“It’s helped me to make meaningful relationships with other political organizers in New York,” she said. “What I loved most about the fellowship was that it wasn’t stringent about what you were or weren’t allowed to do. The point of traveling and working in the spirit of Wallenberg was to have as full of an experience as possible.”

Henry Dyson, director of the Office of National Scholarships and Fellowships, who advises students during the application process, said few fellowships at this level provide the freedom for a self-design program like the Wallenberg does.

“It takes a lot of resilience to go. The students learn a lot about independence and also on really good in-country relations,” he said. “It is about embedding with a community, openness to the world, openness to experience and understanding the lives of other people and being transformed by that experience to become somebody who contributes to the ongoing Wallenberg legacy.”

Be the author of your own story 

For Adelia Davis, awarded the fellowship in 2017, storytelling isn’t just something that happens in movies or books. Everyone has their own story to tell.

That is why Davis, a Detroit native, founded the organization Story Shifters, through which she offers volunteer literacy programming in schools, hosts storytelling and literacy workshops, and provides access to a collection of culturally relevant children’s literature.

Adelia Davis, 2017 Wallenberg Fellow, started Story Shifters after she returned from her self-directed service project in Cape Town, South Africa.
2017 Wallenberg Fellow Adelia Davis reads to children during a fellowship-based service project in Cape Town, South Africa. (Photo by Chris Duncan)

Davis started Story Shifters after she returned from her self-directed service project in Cape Town, South Africa, as a Wallenberg Fellow. There, she used culturally relevant children’s literature to facilitate collaborative youth programming through reading clubs, field trips, workshops and other activities. The goal was to develop self-confidence and purpose in Black children.

“All of the programming I facilitated ended with the same call and repeat: ‘Repeat after me: I am smart. I am kind. I am beautiful. I am important. I can do anything,'” Davis said. “The joy the students exuded after saying ‘anything’ gleamed brighter than the sun shining through the library windows that summer in the Sunflower Learning Center.”

After each session, her students would also adorn the library with drawings and posters from the reading clubs and self-portraits.

“I would explain to them that there would be times in their lives when they would feel like those statements weren’t true, but no matter what mistakes they would make or challenges they would face, they were at their core always smart, kind, beautiful, important, and can do anything. These affirmations empowered me as well to believe that my dreams and potential do not have a limit,” she said.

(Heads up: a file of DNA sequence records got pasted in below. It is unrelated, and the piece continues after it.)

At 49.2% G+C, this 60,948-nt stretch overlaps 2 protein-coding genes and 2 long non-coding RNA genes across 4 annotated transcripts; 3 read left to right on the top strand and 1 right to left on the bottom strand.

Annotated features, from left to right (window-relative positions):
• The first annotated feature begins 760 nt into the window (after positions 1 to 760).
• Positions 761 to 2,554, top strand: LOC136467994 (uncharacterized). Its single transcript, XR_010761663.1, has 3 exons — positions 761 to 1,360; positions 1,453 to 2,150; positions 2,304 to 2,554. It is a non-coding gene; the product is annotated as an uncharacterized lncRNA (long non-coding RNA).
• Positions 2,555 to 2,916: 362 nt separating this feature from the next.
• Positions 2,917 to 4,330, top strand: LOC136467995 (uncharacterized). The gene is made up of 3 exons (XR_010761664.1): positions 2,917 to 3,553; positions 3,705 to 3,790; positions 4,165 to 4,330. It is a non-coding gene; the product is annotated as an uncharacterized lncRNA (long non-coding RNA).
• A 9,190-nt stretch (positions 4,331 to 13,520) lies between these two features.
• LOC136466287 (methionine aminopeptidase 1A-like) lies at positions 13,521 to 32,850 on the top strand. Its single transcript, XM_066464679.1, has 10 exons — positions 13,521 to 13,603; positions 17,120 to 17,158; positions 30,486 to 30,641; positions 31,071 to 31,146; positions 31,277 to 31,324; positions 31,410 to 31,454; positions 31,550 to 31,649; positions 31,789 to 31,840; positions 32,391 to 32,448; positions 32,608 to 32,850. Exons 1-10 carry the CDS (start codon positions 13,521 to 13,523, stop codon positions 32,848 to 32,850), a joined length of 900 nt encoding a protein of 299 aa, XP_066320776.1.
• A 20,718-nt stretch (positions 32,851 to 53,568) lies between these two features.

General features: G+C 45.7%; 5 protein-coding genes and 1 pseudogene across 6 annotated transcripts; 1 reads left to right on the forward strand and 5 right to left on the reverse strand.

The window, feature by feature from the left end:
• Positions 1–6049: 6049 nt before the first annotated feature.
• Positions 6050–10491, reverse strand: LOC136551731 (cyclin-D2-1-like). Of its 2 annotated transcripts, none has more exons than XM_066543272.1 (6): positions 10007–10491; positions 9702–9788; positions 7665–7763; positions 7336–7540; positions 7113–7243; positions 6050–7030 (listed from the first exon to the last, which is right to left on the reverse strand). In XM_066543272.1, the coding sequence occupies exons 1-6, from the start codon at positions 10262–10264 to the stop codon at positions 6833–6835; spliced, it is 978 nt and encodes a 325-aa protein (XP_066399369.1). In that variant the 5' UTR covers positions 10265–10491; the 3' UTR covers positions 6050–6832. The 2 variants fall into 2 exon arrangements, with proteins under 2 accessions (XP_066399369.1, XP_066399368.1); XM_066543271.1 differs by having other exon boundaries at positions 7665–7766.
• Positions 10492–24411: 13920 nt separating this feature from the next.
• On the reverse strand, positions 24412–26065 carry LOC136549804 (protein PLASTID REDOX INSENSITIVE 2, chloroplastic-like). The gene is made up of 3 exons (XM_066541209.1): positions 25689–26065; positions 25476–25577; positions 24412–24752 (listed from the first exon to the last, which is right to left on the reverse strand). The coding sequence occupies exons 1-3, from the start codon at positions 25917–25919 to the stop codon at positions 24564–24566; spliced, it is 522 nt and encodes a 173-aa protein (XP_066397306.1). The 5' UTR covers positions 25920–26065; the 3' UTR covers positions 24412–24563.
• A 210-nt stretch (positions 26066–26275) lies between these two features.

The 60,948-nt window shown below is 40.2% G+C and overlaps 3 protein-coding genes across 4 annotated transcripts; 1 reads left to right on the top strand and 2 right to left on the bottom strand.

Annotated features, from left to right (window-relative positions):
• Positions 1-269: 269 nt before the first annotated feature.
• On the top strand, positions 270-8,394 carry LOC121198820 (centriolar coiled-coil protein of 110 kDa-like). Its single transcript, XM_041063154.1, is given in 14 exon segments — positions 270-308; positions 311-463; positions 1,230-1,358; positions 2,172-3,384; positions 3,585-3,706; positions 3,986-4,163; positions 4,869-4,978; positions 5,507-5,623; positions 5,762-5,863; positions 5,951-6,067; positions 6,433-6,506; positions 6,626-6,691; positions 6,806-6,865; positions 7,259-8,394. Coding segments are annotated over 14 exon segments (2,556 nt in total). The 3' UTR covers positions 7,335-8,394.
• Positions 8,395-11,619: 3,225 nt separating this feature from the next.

Davis currently lives in Chicago and is finishing a clinical social work master’s degree at the University of Chicago. She also recently published her first children’s book, “Nia’s Question.”

“Nia serves as a role model for children not only to ask tough questions but to also be leaders in finding the answers to those questions for society,” she said.

Breaking down social barriers

Stephen M. Ross School of Business alumna and venture capital associate Meagan Malm said learning Swahili, a language widely spoken in Kenya, Tanzania and Uganda, changed her education path. During her undergraduate years, Malm had the opportunity to travel twice to Tanzania. As the 2018 recipient of the Wallenberg Fellowship, she got to go there once more — to study the role mobile phones play in reducing poverty.

Meagan Malm

“I found that making a genuine effort to connect with people, I was able to establish rapport with locals fairly effortlessly,” she said. “When someone would learn I spoke Swahili and lived in Kariakoo, they would start to open up. I took time to learn the local language and customs, and they appreciated it. The main takeaway from my Wallenberg experience was the value of authenticity.”

From Chicago to Philadelphia, literacy to advocacy 

Carly Marten, 2019 Wallenberg Fellow, currently lives in Philadelphia and works as a researcher at a biomedical research nonprofit. In this role, she focuses on the ethical, legal and social implications of research, broadening the scope to health issues and informed consent at the level of big data.

Carly Marten

The work has similarities with her independent project of learning in Ethiopia as a fellow. In Addis Ababa, she followed sexual assault survivors on their journey for justice. Her research focused on questions of health and informed consent at a particular clinic scale.

“My Wallenberg experience was the most transformative, challenging and rewarding experience of my life, and I am confident that it will profoundly shape the trajectory of my future,” Marten said. “I am deeply indebted to my collaborators at the one-stop sexual violence clinic at Menelik Hospital for welcoming me into such an intimate space, and I cherish the survivors whose records we reviewed and who sat down to interview with us.”

Among other learnings, Marten quickly comprehended that women’s health issues such as sexual violence are situated in particular legal, political and cultural contexts, and it takes a long time to appreciate this.

“As such, I benefited from the long-term nature of the fellowship and I look forward to returning to Ethiopia in the future to build on the roots I’ve planted,” she said.

The Fellowship is supported by the Mary Sue Coleman Wallenberg Fellowship Fund, which was established in 2014 by gifts from Bertram Askwith and the Indian Trail Charitable Foundation.

Recent alumni Abigail Meyer, a computer science engineering graduate, and LSA graduate Darius Moore, were awarded Wallenberg Fellowships in 2020 and 2021, respectively. Due to the COVID-19 pandemic, they had to adjust their travel plans. Meyer’s project is in Greenland and Moore’s is in the Dominican Republic.